Tel: 01302 313030

Friday, November 22, 2019


Dear All

Please note that our ‘Christmas’ meeting will be at Sprotbrough Methodist Church Hall as St Mary’s will be preparing for their Christmas Fayre. 

As most of you know, we have been flooded out and life is a bit difficult with regard to planning meetings of any sort.  I have had to get a new computer, which I don’t really understand, but am doing my best to keep in touch.  I hope this reaches most of you and I will put a message on Facebook for those who aren’t on emails.

As this is our Christmas meeting and we won’t be meeting again until the end of January 2020, we thought we would try to create a more party atmosphere.  Meryl has agreed to bring some food and Cynthia is providing a fruit punch and coffee, tea, etc.  We will be talking about anything to do with our Christmases in the 1950s, but wondered about including a few party games.

So, would everyone try and bring a photo of themselves in childhood to see if others can identify them.  If you all bring them to me in secret when you arrive, so that no-one else sees them in advance, I will put them up around the room.  

I think musical chairs or spin the plate might be a bit much, but we could have pass the parcel! Any other remembered games welcome.

A Sprotbrough quiz might be possible if we can think of any questions!

I am a bit worried that this will not reach everyone in the group as my contact list seems to be non-existent at the moment and hope you will spread the word.  


Monday, September 23, 2019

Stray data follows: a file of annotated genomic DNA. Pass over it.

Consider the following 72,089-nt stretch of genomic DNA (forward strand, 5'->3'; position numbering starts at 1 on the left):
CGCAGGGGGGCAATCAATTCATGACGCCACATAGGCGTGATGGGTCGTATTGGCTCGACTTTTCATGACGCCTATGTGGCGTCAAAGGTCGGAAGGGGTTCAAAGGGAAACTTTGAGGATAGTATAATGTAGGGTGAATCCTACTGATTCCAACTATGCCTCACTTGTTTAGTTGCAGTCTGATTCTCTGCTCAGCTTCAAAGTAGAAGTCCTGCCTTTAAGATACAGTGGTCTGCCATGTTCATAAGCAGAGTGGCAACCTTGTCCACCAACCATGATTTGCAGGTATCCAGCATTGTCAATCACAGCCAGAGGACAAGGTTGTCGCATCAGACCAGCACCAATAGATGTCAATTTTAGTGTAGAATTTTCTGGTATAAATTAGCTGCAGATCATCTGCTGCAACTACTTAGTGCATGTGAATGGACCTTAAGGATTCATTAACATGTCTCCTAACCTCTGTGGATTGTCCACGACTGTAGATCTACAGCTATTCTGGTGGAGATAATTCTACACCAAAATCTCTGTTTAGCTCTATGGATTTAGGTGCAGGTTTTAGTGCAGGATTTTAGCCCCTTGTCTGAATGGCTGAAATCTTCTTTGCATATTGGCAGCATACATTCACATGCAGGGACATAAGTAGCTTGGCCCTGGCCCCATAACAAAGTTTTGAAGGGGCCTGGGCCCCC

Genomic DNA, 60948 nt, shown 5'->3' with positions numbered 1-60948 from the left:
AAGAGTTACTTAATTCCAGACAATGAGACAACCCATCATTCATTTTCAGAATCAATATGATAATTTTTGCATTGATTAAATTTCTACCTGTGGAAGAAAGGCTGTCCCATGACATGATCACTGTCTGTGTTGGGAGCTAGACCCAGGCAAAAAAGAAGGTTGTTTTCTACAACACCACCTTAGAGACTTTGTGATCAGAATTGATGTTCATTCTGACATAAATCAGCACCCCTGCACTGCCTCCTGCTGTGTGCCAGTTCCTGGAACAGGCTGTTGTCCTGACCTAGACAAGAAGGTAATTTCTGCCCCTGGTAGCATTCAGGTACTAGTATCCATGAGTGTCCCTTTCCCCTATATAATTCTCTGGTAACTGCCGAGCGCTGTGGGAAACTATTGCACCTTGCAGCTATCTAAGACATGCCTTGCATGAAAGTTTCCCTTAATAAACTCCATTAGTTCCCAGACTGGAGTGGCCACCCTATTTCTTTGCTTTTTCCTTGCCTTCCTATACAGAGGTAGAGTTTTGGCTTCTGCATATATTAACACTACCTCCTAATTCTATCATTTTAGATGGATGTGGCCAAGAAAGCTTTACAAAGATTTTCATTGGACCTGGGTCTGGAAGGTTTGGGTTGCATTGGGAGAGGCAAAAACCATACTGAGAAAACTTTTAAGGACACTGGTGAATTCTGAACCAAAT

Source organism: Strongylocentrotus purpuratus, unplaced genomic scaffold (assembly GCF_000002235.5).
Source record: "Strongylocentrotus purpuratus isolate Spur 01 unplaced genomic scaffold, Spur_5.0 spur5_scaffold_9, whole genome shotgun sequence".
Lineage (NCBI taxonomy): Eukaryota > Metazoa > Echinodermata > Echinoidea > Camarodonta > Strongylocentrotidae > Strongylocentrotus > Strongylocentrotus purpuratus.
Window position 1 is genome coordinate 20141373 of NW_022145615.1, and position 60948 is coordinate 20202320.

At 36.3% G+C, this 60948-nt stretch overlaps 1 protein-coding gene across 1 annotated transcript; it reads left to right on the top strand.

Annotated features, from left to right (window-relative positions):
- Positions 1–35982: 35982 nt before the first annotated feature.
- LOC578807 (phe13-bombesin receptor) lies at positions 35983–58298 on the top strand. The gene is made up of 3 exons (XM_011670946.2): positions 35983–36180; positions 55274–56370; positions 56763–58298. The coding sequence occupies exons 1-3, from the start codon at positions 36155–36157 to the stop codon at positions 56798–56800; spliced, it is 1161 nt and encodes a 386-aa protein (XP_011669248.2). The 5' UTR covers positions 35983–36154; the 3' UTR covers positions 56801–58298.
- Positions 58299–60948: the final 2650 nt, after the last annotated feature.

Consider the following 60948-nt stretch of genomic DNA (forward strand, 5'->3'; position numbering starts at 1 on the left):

Just a reminder that the next meeting of the SPROTBROUGH ORAL HISTORY group will be on Friday 27 September at 2.30 pm as usual.  Please check when you arrive whether we are in the hall or the stable. 

The topics to be discussed are Entertainment and Holidays.

See you then.


Our Calendar is now under production and should be available soon.  If ordered by 31 October, the price will be £5; those purchased later will cost £5.50.  As I will be away from mid-December, I am hopeful they will all be distributed by early December.

We have decided to try a different format this year.  Several people have said they would like a bigger space to write diary appointments in and so this year, the calendar will be long and narrow, rather than A4.  I hope everyone will like it and find it useful.

A big thank you goes to Simon Roe who has provided photographs from his Wild Life in the Don Gorge collection.  We are always looking for contributions from others and hope you will remember to send in any good Jpegs for consideration for 2021.

This is an example - our January picture.

Orders can be taken by me by
Telephone on 01302 313030 or
Email: lizreeve@dongorgecommunitygroup,com

As we have had good support from you in the past and been complimented on our photographs, I look forward to hearing from you again.

Many thanks.


Tuesday, August 13, 2019


We are looking for anyone living in or having connections with the village between 1925 and 1965 to reminisce about their lives during this period. Don't be shy. Come along and share with us. If you need transport, just let us know. 

The next Meeting is on Friday 30 August  at St Mary's Church Hall, Main Street, Sprotbrough at 2.30 pm. 

We are also looking for old photographs of interest, eg of families, fashions, views, vehicles, activities, general interest.  We are able to copy and return these very quickly.

Wednesday, July 24, 2019


from Rural Estate to Real Estate

Were you or your family born in Sprotbrough Old Village
either before or in the 1920s?


Did you live, work or play there between
1925 and 1965?

If you are interested in participating or helping in any way, we would love to see you
at Sprotbrough Church Hall on

AT 2.30 PM
Please check on arrival whether this is in the Church Hall
or The Stables, Main Street, Sprotbrough